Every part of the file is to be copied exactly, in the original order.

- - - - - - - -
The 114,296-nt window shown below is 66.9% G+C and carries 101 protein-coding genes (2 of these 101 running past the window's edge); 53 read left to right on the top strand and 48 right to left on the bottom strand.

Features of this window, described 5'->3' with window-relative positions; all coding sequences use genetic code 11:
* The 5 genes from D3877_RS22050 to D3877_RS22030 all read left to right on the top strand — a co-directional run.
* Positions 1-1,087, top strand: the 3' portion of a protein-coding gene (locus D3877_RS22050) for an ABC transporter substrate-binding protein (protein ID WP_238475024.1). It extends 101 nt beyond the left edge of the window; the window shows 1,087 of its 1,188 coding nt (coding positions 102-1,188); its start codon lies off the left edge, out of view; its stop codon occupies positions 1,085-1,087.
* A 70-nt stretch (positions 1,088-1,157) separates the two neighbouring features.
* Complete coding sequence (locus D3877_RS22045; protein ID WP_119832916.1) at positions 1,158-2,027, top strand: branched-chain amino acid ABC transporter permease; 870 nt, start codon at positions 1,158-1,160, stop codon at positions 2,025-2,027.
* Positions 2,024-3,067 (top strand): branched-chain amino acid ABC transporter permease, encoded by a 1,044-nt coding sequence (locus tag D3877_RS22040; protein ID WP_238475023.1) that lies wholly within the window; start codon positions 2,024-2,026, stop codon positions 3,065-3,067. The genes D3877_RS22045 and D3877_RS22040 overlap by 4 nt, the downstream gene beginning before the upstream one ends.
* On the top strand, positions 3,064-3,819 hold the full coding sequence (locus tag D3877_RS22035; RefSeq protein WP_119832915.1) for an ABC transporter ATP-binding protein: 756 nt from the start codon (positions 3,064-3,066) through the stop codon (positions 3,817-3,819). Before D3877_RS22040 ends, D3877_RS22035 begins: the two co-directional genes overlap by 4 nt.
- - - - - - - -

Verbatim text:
The 114,296-nt window shown below is 66.9% G+C and carries 101 protein-coding genes (2 of these 101 running past the window's edge); 53 read left to right on the top strand and 48 right to left on the bottom strand.

Features of this window, described 5'->3' with window-relative positions; all coding sequences use genetic code 11:
* The 5 genes from D3877_RS22050 to D3877_RS22030 all read left to right on the top strand — a co-directional run.
* Positions 1-1,087, top strand: the 3' portion of a protein-coding gene (locus D3877_RS22050) for an ABC transporter substrate-binding protein (protein ID WP_238475024.1). It extends 101 nt beyond the left edge of the window; the window shows 1,087 of its 1,188 coding nt (coding positions 102-1,188); its start codon lies off the left edge, out of view; its stop codon occupies positions 1,085-1,087.
* A 70-nt stretch (positions 1,088-1,157) separates the two neighbouring features.
* Complete coding sequence (locus D3877_RS22045; protein ID WP_119832916.1) at positions 1,158-2,027, top strand: branched-chain amino acid ABC transporter permease; 870 nt, start codon at positions 1,158-1,160, stop codon at positions 2,025-2,027.
* Positions 2,024-3,067 (top strand): branched-chain amino acid ABC transporter permease, encoded by a 1,044-nt coding sequence (locus tag D3877_RS22040; protein ID WP_238475023.1) that lies wholly within the window; start codon positions 2,024-2,026, stop codon positions 3,065-3,067. The genes D3877_RS22045 and D3877_RS22040 overlap by 4 nt, the downstream gene beginning before the upstream one ends.
* On the top strand, positions 3,064-3,819 hold the full coding sequence (locus tag D3877_RS22035; RefSeq protein WP_119832915.1) for an ABC transporter ATP-binding protein: 756 nt from the start codon (positions 3,064-3,066) through the stop codon (positions 3,817-3,819). Before D3877_RS22040 ends, D3877_RS22035 begins: the two co-directional genes overlap by 4 nt.